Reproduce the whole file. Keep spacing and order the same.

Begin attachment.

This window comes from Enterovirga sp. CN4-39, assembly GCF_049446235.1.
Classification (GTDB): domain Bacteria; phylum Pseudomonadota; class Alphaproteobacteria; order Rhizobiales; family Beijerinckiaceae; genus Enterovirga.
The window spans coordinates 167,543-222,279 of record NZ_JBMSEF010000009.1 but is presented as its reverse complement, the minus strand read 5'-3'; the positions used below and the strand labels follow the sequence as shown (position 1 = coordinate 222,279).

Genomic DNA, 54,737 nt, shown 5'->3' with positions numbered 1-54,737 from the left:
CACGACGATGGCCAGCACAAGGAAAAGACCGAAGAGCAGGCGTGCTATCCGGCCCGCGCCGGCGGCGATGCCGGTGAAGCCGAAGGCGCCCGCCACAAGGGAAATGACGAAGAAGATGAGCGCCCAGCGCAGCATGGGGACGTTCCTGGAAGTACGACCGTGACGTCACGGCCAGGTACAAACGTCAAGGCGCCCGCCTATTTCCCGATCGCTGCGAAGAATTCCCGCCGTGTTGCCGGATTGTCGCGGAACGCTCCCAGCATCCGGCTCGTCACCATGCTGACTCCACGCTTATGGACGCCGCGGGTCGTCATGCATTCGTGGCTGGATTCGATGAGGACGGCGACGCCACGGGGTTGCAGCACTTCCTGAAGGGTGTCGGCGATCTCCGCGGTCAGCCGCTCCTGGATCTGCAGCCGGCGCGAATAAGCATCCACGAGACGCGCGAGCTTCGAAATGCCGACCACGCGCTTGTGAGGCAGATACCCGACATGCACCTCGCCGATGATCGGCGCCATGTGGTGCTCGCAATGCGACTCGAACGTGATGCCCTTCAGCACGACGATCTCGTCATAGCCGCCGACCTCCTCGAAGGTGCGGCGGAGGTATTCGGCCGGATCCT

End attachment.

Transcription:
This window comes from Enterovirga sp. CN4-39, assembly GCF_049446235.1.
Classification (GTDB): domain Bacteria; phylum Pseudomonadota; class Alphaproteobacteria; order Rhizobiales; family Beijerinckiaceae; genus Enterovirga.
The window spans coordinates 167,543-222,279 of record NZ_JBMSEF010000009.1 but is presented as its reverse complement, the minus strand read 5'-3'; the positions used below and the strand labels follow the sequence as shown (position 1 = coordinate 222,279).

Genomic DNA, 54,737 nt, shown 5'->3' with positions numbered 1-54,737 from the left:
CACGACGATGGCCAGCACAAGGAAAAGACCGAAGAGCAGGCGTGCTATCCGGCCCGCGCCGGCGGCGATGCCGGTGAAGCCGAAGGCGCCCGCCACAAGGGAAATGACGAAGAAGATGAGCGCCCAGCGCAGCATGGGGACGTTCCTGGAAGTACGACCGTGACGTCACGGCCAGGTACAAACGTCAAGGCGCCCGCCTATTTCCCGATCGCTGCGAAGAATTCCCGCCGTGTTGCCGGATTGTCGCGGAACGCTCCCAGCATCCGGCTCGTCACCATGCTGACTCCACGCTTATGGACGCCGCGGGTCGTCATGCATTCGTGGCTGGATTCGATGAGGACGGCGACGCCACGGGGTTGCAGCACTTCCTGAAGGGTGTCGGCGATCTCCGCGGTCAGCCGCTCCTGGATCTGCAGCCGGCGCGAATAAGCATCCACGAGACGCGCGAGCTTCGAAATGCCGACCACGCGCTTGTGAGGCAGATACCCGACATGCACCTCGCCGATGATCGGCGCCATGTGGTGCTCGCAATGCGACTCGAACGTGATGCCCTTCAGCACGACGATCTCGTCATAGCCGCCGACCTCCTCGAAGGTGCGGCGGAGGTATTCGGCCGGATCCT